China doesn’t need Western-style democracy, British Sinologist says

Audience members listen to a speech by British Sinologist Martin Jacques via video at the Vision China event in Jiaxing, Zhejiang province, on Sunday. [Photo by Wang Zhuangfei/]

The belief that China should adopt the Western style of democracy, regarded by the West as the highest form of political system, does not really make sense because the Communist Party of China has demonstrated great success with its governance in modern times, a leading British Sinologist said.

“The West has dominated the world for 200 years and believes ultimately it’s the destiny of every society to adopt the Western model, most certainly including China,” said Martin Jacques, the author of When China Rules the World.

But evidence suggests otherwise as China is becoming increasingly more prosperous and influential while the Western countries are constantly being contested and facing a troubled and uncertain future, said Jacques, a former senior fellow of politics and international studies at Cambridge University.

Jacques said in the West, there has been an overwhelming failure to grasp the nature of the CPC.

From 1972 to 2016, the relationship between the United States and China was relatively cooperative and benign, as the US government believed that as China modernized, it would increasingly westernize, and if it did not, it would be economically and politically unstable, he said.

“This was an extraordinarily arrogant and hubristic attitude, which resulted in a huge miscalculation,” he said. The reality was that China grew rapidly during this period, emerging as the world’s second-largest economy while politically remaining very different from what characterizes the so-called Western democracies, he added.

There is a profound belief in the West that its style of democracy-consisting of a multiparty system and universal suffrage-is the highest form of governance, and that countries like China that do not follow this model lack legitimacy.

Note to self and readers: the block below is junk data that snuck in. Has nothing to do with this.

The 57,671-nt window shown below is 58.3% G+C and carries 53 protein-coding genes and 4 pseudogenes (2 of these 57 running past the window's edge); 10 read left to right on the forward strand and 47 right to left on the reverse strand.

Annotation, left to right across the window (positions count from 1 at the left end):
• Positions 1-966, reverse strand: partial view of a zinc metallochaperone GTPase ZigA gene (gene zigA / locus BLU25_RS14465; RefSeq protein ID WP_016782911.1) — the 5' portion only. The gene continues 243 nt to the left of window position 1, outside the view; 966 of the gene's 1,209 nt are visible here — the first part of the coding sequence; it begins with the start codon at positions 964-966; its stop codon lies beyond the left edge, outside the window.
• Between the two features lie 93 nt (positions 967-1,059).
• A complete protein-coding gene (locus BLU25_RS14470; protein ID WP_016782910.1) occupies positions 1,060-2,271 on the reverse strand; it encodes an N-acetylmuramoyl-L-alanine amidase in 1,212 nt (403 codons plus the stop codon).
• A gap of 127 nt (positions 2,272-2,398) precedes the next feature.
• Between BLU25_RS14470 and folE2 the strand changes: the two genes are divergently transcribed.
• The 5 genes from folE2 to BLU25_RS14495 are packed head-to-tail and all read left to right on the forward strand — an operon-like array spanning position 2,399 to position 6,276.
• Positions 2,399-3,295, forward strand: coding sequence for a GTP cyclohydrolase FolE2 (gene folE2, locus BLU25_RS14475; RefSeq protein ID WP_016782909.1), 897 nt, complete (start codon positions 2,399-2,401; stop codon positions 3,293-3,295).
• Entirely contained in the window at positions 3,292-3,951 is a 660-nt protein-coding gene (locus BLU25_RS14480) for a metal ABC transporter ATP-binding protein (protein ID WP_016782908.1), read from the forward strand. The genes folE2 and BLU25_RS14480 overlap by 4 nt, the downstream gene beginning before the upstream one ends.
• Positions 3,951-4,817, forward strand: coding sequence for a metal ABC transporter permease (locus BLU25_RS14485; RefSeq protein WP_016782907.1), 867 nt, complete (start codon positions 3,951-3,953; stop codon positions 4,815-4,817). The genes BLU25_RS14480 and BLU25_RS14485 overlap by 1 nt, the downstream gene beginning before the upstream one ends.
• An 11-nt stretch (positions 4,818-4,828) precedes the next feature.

Jacques does not subscribe to this belief. He said that Western democracy is under serious pressure, highlighted by the Jan 6 insurrection at the US Capitol against elected officials.

To counter China’s rise, Jacques said the West has applied an old “cold-war” mentality, which he thinks is a strategy of deflection and distraction. The CPC is being equated to the Soviet Union’s Communist Party, and the belief is that as the Soviet Union failed, so will China.

In addition, a fundamental Western criticism of China’s governing system is that, as a system with the CPC being the ruling party for decades, it does not offer people choices and thus does not evolve with the times. The thought is that only a multiparty system, with the alternation of parties in power, ensures this. But China has disproved this, Jacques said.

“The CPC has this extraordinary reforming capacity,” he said. “One of the things that the CPC has been remarkably good at is moving with the times. It understands the dynamics of the society and moving with it, and therefore being able to change the direction whenever it needs to change.”

As an example, Jacques noted how late leader Deng Xiaoping had realized that the centralized economic governance system was hindering China’s economy before the 1980s. Deng led the nation to embrace the market as integral to China’s socialist system, and ultimately, the nation was integrated into the global economy.

The reason that China’s ruling party was able to execute that profound shift, Jacques said, was because it was deeply rooted in Chinese society and culture, which in a way gives the CPC the self-confidence that it is in step with the Chinese people.

In his view, the CPC is “the most successful political party of modern times, and it seems that it has no peers in this respect”. Despite this, he said, China has never regarded itself as a template for other nations.

He added China has long recognized that it is very different from every other country in terms of its size, history, culture and conditions, unlike that of the US and Russia.

The CPC will celebrate the 100th anniversary of its founding in July.

“For a political party, 100 years is a long time. But does the CPC give the impression that it’s run out of energy, that it’s run out of ideas or that its historical time is over? I would say absolutely the opposite,” Jacques said.

He foresees that in 20 years’ time, China will be a more diverse and prosperous society and a much stronger player in the world, so the CPC will continue to move with the times and the changes that are taking place in society.

“I cannot think, quite frankly, of a better example, anywhere in the world,” he added.


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